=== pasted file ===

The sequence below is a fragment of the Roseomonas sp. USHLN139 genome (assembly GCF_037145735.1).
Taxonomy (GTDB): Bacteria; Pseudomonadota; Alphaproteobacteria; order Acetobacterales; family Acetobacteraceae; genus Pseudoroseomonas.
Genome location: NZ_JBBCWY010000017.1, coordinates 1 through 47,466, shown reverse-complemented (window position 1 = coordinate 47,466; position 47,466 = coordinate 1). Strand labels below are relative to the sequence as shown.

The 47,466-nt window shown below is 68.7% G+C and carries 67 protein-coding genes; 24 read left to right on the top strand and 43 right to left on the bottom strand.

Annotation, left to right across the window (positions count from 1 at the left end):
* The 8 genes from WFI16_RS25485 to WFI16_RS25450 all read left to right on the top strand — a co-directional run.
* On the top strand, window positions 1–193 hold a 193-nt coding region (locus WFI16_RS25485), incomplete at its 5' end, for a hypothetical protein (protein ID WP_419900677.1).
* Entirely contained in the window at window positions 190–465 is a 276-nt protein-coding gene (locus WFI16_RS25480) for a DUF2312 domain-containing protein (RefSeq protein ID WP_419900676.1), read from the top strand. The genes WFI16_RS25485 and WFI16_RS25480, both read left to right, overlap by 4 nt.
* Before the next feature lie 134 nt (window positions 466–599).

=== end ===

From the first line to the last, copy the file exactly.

The sequence below is a fragment of the Roseomonas sp. USHLN139 genome (assembly GCF_037145735.1).
Taxonomy (GTDB): Bacteria; Pseudomonadota; Alphaproteobacteria; order Acetobacterales; family Acetobacteraceae; genus Pseudoroseomonas.
Genome location: NZ_JBBCWY010000017.1, coordinates 1 through 47,466, shown reverse-complemented (window position 1 = coordinate 47,466; position 47,466 = coordinate 1). Strand labels below are relative to the sequence as shown.

The 47,466-nt window shown below is 68.7% G+C and carries 67 protein-coding genes; 24 read left to right on the top strand and 43 right to left on the bottom strand.

Annotation, left to right across the window (positions count from 1 at the left end):
* The 8 genes from WFI16_RS25485 to WFI16_RS25450 all read left to right on the top strand — a co-directional run.
* On the top strand, window positions 1–193 hold a 193-nt coding region (locus WFI16_RS25485), incomplete at its 5' end, for a hypothetical protein (protein ID WP_419900677.1).
* Entirely contained in the window at window positions 190–465 is a 276-nt protein-coding gene (locus WFI16_RS25480) for a DUF2312 domain-containing protein (RefSeq protein ID WP_419900676.1), read from the top strand. The genes WFI16_RS25485 and WFI16_RS25480, both read left to right, overlap by 4 nt.
* Before the next feature lie 134 nt (window positions 466–599).